fbpx

Christ the King of the Universe

 

by Fr. Chrysostom Baer, O.Praem.
Prior

What Our Lord Saw from the Cross

In the ancient world, the ideal image of the king was a shepherd. Whether this was true before him or not, King David served as the standard against which all other kings were measured and fell short—that is, until our Lord, Jesus Christ. It is of Him that Ezekiel was prophesying in the first reading today. He is the King of the Universe, Who is supposed to show His power in being a good—no, THE Good Shepherd.

“I Myself will look after and tend My sheep. As a shepherd tends his flock when he finds himself among his scattered sheep, so will I tend My sheep. I will rescue them from every place where they were scattered when it was cloudy and dark. I Myself will pasture My sheep; I Myself will give them rest, says the Lord God.”1

He promises to take things in hand Himself. And His power is so great that He established in His Church a hierarchy, the Apostles and their successors the pope and bishops, who are supposed to be our shepherds, ruling us through His power, guiding us with His voice. They don’t just act in His place and with His power. He acts in them and though them, often despite them. He said, “He who hears you hears Me, and he who rejects you rejects Me.”2 And, “Whatever you bind on earth will be bound in heaven; whatever you loose on earth will be loosed in heaven.”3 And, “All power in heaven and on earth has been given to Me. Go, therefore, and make disciples of all nations…teaching them to observe all that I have commanded you. And behold, I am with you always, until the end of the age.”4

That’s what He says, so why does His pastoral touch, His personal attendance to us, especially in this last week, feel like being abandoned on a desert island? Are you enjoying the cold, the wet grass? “The tongue of the suckling cleaves to the roof of its mouth in thirst; the babes cry for food, but there is no one to give it to them.”5

In August 1975 I was saved from thralldom to Satan by the waters of baptism. In May 1983 my body welcomed the Body of the Lord. In May 1989 I was fortified by the seal of the Holy Spirit. From that time to this, it was only this last week when the brief but serious thought hit me to leave it all behind—all of it, this place, this faith, this religion. Obviously I didn’t. “Can’t do that, gotta say Mass here on Sunday.” Besides, “Lord, to whom shall we go? You have the words of eternal life.”6 And we still have prayers, and I still sat in there, looking up at Jesus crucified. But the Church I love, the cause to which I dedicated my life, had become exceedingly bitter.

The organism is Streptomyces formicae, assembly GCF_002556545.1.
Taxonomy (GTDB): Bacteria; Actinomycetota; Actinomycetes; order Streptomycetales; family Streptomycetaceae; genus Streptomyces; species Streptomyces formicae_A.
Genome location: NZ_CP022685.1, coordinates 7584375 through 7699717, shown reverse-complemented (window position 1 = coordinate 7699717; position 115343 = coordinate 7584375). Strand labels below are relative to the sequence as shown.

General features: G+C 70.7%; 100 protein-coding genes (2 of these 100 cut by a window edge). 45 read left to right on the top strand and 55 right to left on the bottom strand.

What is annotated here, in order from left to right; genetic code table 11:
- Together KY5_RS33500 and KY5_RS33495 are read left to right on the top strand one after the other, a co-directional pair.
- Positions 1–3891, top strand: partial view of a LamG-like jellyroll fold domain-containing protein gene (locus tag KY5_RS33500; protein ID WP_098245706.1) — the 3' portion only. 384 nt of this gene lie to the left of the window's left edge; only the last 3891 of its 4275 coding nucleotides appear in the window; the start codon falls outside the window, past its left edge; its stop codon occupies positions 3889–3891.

On Good Friday, as the priests follow the veiled crucifix out of the sacristy, they give their voice to the Lord as He reproaches us. “What more should I have done for you and I didn’t do it? I planted you, My vine thick with fruit, and you became to Me exceedingly bitter.”

Exceedingly bitter. We both felt it, God and me. I because of Him, and He because…because of me. We were both pointing fingers at each other. But I had to acknowledge that before He made me so, I made Him exceedingly bitter. I am part and member of that Church which is currently so hard to love.

And then it began to dawn on me that this was deeper than finger pointing. Why would He want us to feel this bitterness? Why would His shepherding style, His personal touch, seem more like being utterly forsaken? Because love unites. He doesn’t just want to be one with us; He wants us to be like Him, in all His mysteries. And at this particular moment we cry out with Him from the cross, “My God, why have You forsaken Me?”7 That cry from Golgotha still echoes around the world. You can hear it right here, today. You can hear it everywhere tyranny oppresses the Church, everywhere the faithful look in vain for defense and consolation. It is the cry of our King, Who is none other than the Crucified.

When all the bravado of leaving the Church dies away, to run now is to deny that we are—that I am—the cause of our King’s bitterness, our King Whose power is so great that His immense repugnance to our sinfulness cannot stop His love and mercy from redeeming us. To leave the Church now is an act of meanness, of cowardice, of a small heart. To refuse to join Him on the cross is to miss the chance to establish with Him a kingdom, as our preface says, “of truth and life, of holiness and grace, of justice, love, and peace.”

1 Ez. 34:11-12.15
2 Luke 10:16
3 Matt. 18:18
4 Matt. 28:18-20
5 Lam. 4:4
6 John 6:69
7 Matt. 27:46

Reading Suggestions

Check out these writings from the Norbertine Fathers.
Feast of St. Stephen

Feast of St. Stephen

Earth is illumined by the sun more than by a distant star. No matter how dark the night, the sun’s rays are inescapable when daylight returns.

Nativity of Our Lord Jesus Christ

Nativity of Our Lord Jesus Christ

One of the most beautiful things about the mysteries of our faith is that, even though we return to them year after year, they can be as fresh and amazing as the first time we heard of them, if only we turn our hearts to them with humility and love.

New Content
Every Week.

Check back frequently for new writings, videos, and audio.

Watch

Enjoy critically acclaimed documentary series, video lectures, and more from the Norbertine Fathers, on-demand in the Abbot’s Circle video library.

Listen

Immerse yourself in a collection of chants, reflections, audio lectures, and more from the Norbertine Fathers, on-demand in the Abbot’s Circle audio library.

Read

Enjoy a vast collection of thought-provoking written reflections from the Norbertine Fathers in the Abbot's Circle written library.